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Identification of potential emerging chemical risks in food from REACH registered chemicals

 
: Licht, O.; Bitsch, A.; Bohlen, M.L.; Escher, S.E.; Kass, G.; Merten, C.; MacLeod, M.; Noteborn, H.; Schwarz, M.; Oltmanns, J.; Silano, V.

Naunyn-Schmiedebergs archives of pharmacology 392 (2019), Supplement 1, pp.S81
ISSN: 0028-1298
ISSN: 1432-1912
German Society for Experimental and Clinical Pharmacology and Toxicology (DGPT Annual Meeting) <85, 2019, Stuttgart>
Association of the Clinical Pharmacology Germany (VKliPha Annual Meeting) <21, 2019, Stuttgart>
English
Abstract
Fraunhofer ITEM ()

Abstract
Question: The European Food Safety Authority (EFSA) is responsible for risk assessment of all aspects of food safety, including the establishment of procedures aimed at the identification of emerging risks to food safety. Therefore, data from REACH registered substances were evaluated.
Methods: Data available for REACH registered substances were evaluated by taking the following endpoints into account: (a) environmental release (derived from tonnage and ERC), (b) biodegradation (BIOWin predictions assessed in a battery approach), (c) bioaccumulation in food (modelled by ACC HUMANsteady) and (d) toxicity assessed by classification for mutagenicity, carcinogenicity, reprotoxicity and repeated dose toxicity. Two different approaches, weighting scenarios and Pivot table selections, were used to prioritise the potential of toxic chemicals to emerge in the food chain and, therefore, to represent a possible risk to food safety.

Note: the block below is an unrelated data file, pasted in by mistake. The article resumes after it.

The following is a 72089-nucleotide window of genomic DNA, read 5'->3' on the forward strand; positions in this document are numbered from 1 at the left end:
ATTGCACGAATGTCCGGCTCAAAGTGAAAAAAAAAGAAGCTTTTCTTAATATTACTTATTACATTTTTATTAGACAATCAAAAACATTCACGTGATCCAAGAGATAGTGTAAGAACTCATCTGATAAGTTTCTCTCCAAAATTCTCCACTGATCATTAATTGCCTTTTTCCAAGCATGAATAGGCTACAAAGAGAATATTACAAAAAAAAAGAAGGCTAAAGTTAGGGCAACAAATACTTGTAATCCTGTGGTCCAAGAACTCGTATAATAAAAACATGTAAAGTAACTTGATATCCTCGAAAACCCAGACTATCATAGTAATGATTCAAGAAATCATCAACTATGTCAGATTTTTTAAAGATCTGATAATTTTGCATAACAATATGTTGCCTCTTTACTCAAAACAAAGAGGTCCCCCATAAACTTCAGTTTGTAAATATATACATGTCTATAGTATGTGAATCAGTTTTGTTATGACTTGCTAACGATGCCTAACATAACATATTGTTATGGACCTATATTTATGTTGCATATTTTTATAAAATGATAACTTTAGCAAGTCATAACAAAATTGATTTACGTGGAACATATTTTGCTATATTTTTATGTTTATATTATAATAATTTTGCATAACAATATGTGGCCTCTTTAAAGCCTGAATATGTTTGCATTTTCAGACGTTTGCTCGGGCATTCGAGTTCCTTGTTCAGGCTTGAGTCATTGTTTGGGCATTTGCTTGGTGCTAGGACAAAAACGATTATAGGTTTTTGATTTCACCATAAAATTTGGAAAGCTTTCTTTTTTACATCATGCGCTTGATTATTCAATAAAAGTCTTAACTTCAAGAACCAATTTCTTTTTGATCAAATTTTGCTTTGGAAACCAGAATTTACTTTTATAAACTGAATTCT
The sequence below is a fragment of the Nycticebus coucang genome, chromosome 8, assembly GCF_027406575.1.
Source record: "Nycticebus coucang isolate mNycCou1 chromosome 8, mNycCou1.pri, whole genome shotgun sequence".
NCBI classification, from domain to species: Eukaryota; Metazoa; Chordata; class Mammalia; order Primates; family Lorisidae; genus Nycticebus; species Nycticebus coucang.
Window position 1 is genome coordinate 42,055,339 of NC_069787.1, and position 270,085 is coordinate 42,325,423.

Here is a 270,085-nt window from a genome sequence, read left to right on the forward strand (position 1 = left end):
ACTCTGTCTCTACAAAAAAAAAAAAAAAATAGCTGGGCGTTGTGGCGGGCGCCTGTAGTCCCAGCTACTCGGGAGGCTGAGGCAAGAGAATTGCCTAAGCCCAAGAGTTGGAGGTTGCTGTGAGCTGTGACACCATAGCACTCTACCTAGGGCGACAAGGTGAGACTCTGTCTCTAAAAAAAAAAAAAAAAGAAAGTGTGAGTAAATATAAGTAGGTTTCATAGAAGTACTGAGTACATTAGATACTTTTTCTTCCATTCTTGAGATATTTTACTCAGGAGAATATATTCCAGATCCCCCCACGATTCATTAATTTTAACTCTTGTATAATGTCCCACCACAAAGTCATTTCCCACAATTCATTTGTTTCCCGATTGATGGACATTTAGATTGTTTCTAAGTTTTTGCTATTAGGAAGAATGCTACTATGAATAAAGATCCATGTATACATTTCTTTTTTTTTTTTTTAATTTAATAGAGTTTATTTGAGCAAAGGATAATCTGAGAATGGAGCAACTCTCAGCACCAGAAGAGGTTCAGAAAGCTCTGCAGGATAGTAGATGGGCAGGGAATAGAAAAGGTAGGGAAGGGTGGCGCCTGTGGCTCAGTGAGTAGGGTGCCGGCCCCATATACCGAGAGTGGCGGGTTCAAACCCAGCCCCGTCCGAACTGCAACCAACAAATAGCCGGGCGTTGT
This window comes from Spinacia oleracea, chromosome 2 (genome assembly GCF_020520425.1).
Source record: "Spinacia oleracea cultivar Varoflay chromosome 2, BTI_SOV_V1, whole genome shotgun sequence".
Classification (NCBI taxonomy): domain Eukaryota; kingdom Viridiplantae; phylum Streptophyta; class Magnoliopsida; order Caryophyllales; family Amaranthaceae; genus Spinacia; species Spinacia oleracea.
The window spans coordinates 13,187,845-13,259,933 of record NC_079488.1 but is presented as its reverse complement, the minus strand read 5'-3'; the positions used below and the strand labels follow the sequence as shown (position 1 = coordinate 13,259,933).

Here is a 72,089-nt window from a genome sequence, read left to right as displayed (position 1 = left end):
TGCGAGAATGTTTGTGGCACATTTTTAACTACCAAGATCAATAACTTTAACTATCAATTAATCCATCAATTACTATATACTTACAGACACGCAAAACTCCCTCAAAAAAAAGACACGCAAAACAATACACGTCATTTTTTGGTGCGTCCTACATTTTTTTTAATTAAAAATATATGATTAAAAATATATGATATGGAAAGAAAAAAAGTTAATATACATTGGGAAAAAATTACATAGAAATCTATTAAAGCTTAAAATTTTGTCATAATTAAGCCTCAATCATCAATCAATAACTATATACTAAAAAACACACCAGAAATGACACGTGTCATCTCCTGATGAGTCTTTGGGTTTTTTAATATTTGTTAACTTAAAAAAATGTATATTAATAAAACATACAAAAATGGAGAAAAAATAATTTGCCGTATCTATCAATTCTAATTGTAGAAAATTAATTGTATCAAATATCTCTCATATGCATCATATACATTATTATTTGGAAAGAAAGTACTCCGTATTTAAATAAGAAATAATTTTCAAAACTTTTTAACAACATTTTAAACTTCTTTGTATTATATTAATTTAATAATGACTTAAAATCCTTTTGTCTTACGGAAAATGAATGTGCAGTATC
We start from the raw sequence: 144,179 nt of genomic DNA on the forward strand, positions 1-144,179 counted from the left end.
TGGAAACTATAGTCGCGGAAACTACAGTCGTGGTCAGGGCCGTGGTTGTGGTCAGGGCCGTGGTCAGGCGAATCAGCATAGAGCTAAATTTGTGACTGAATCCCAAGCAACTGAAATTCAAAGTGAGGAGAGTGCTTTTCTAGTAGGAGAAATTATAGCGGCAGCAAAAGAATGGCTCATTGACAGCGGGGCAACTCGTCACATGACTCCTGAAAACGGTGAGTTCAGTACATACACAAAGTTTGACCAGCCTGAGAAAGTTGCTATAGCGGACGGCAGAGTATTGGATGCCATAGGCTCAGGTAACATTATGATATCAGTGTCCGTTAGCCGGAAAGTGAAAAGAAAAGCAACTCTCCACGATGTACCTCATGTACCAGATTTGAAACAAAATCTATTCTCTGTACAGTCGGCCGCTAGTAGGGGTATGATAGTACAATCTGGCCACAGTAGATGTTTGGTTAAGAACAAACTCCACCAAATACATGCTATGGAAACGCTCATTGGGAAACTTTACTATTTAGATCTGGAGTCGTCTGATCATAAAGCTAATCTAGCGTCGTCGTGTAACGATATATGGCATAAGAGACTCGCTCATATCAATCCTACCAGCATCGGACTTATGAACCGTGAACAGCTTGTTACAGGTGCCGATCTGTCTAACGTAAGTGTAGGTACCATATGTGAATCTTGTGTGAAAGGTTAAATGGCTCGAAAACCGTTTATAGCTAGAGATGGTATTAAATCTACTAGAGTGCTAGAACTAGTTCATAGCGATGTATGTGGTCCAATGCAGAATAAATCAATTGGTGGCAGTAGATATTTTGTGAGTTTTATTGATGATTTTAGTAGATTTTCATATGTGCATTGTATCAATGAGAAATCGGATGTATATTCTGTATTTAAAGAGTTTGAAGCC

Results: Of 2336 substances with relevant data, 212 were identified as priority substances for further evaluation. To confirm the accuracy of this prioritization, 10 chemicals were selected for in-depth evaluation of information on occurrence, analytical methods and toxicology. The selection focussed on chemicals that have not already been assessed in detail by other regulatory bodies and are not included in relevant lists (e.g. the Candidate List of the EU REACH Regulation). For 4 substances, data on the occurrence in the environment or in food/feed could be found. Enhanced monitoring in food/feed is recommended to better assess their relevance as emerging risks in the food chain. For the remaining 6 substances, no data on occurrence are available or existing data were considered uncertain.
Conclusion: In cases, where no data are available, monitoring in relevant environmental compartments is recommended to gain more insight into their relevance as environmental contaminants. This study also identified 517 substances for which non-prioritisation solely depended on the fact that they are not classified for the relevant toxicological hazards. If such hazards are identified in the future, these substances would qualify as priority substances within the framework as established in this study.

: http://publica.fraunhofer.de/documents/N-549441.html